The African Union (AU) attempts to create a structurally similar relationship among its own 55 member nations as the European Union has. “The goal is to realize the union of an integrated, prosperous and peaceful Africa driven by its own citizens,” said Khabele Matlosa, the AU’s director of political affairs. In 2013, African Union framed the main objectives of cooperation and socio-economic development that are designed to boost the transformation of the continent. The framework, labeled Agenda 2013, proposes various changes, from the idea of a continental passport to The Africa Continental Free Trade Agreement (AfCFTA).
The passport offers visa-free access to every member state, allowing citizens to move freely across the continent. Although most citizens find traveling around the region, whether for tourism or business purposes, extremely challenging, the AU passport is not yet ratified. “Until we get a passport like that of the EU, it will remain difficult to travel within Africa,” said Adedamola Idowu, the owner of a local travel agency. The AU passport is, however, now available exclusively to heads of state, top diplomats and persons of interest in Africa who highly value the concept.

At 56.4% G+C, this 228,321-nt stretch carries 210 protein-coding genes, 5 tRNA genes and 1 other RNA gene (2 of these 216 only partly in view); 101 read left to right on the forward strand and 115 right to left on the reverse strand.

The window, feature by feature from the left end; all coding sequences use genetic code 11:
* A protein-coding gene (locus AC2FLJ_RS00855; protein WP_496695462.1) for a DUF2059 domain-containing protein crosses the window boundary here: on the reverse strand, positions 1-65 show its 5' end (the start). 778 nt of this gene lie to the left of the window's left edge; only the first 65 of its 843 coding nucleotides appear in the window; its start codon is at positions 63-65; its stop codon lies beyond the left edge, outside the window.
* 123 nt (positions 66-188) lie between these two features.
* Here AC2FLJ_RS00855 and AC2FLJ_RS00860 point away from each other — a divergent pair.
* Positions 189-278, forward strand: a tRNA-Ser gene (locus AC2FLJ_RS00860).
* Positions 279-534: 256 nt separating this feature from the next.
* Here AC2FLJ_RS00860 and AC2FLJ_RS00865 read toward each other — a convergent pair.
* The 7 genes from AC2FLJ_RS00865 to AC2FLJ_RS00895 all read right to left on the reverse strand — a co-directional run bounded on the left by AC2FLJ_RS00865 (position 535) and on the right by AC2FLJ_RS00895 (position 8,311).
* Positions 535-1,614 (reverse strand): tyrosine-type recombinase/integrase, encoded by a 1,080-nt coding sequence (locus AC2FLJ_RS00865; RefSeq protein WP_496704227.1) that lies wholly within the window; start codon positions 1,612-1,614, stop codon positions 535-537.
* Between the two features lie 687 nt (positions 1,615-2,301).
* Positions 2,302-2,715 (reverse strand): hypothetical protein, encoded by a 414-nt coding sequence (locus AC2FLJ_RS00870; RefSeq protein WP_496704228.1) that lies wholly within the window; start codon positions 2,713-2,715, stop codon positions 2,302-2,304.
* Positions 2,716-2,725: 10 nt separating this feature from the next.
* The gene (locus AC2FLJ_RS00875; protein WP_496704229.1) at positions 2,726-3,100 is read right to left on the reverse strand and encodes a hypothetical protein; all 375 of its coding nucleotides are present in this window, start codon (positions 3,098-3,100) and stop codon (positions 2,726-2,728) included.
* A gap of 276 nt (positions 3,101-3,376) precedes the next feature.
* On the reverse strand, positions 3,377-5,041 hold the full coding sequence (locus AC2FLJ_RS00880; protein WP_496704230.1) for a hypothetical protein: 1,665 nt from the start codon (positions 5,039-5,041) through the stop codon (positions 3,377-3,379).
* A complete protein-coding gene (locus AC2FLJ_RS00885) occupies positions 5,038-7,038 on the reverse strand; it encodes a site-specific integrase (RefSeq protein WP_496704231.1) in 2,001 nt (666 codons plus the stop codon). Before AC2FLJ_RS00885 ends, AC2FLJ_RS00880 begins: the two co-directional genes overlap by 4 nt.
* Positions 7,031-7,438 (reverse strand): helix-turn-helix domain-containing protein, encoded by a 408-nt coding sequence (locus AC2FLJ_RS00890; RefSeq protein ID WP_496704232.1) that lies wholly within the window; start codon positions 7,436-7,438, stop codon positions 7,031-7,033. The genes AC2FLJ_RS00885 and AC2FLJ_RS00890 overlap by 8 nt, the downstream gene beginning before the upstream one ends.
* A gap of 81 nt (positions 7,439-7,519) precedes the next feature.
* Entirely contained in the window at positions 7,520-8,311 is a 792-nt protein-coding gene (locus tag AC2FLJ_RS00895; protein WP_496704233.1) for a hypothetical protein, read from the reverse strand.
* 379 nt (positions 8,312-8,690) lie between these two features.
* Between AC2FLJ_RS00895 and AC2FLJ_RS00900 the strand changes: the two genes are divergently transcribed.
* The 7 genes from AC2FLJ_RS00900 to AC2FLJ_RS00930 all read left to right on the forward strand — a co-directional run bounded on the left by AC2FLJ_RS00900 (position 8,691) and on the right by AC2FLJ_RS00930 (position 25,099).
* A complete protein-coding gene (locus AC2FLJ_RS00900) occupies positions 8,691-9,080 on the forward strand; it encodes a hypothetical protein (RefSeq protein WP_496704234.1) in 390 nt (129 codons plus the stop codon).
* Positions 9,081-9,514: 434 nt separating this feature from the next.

The second objective regards the agreement allowing free access to markets within the region. The Africa Continental Free Trade Agreement (AfCFTA) aims to boost the African economy by creating a single market that removes trade barriers, which will allow Africa owned companies and businessmen to expand and enter new markets. This, in turn, widens their customer base, leading to new products and services. However, the idea currently faces various obstacles, among which the most significant is the multitude of regional and national trade interests and actors. Still, if the integration becomes possible, the AfCFTA agreement is expected to encourage socio-economic development, industrialization, and diversification of Africa.